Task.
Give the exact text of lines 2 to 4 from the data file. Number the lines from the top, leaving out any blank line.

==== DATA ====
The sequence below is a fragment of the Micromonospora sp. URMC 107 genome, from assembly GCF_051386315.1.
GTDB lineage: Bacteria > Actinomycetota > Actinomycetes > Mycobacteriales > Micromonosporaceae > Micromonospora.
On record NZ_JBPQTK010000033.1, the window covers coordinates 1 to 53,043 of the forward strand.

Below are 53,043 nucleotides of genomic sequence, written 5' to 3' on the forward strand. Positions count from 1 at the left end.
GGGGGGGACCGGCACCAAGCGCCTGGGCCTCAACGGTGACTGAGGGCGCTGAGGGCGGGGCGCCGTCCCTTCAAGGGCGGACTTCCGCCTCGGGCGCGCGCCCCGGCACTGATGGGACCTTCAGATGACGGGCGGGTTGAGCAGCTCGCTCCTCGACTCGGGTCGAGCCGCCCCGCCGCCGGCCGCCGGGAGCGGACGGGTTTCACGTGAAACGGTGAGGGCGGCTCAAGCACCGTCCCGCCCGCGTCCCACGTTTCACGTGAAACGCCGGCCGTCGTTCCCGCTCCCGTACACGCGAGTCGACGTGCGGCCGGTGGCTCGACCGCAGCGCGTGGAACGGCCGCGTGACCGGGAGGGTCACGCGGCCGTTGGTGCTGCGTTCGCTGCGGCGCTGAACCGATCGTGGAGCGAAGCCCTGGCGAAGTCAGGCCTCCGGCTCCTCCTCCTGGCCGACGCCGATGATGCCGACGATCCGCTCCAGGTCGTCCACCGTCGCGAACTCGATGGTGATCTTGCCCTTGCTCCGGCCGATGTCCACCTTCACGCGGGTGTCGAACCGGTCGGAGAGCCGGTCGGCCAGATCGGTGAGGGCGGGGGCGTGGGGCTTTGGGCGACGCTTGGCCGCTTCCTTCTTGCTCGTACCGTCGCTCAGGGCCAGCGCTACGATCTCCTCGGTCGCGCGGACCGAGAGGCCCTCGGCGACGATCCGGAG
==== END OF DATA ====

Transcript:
GTDB lineage: Bacteria > Actinomycetota > Actinomycetes > Mycobacteriales > Micromonosporaceae > Micromonospora.
On record NZ_JBPQTK010000033.1, the window covers coordinates 1 to 53,043 of the forward strand.

Below are 53,043 nucleotides of genomic sequence, written 5' to 3' on the forward strand. Positions count from 1 at the left end.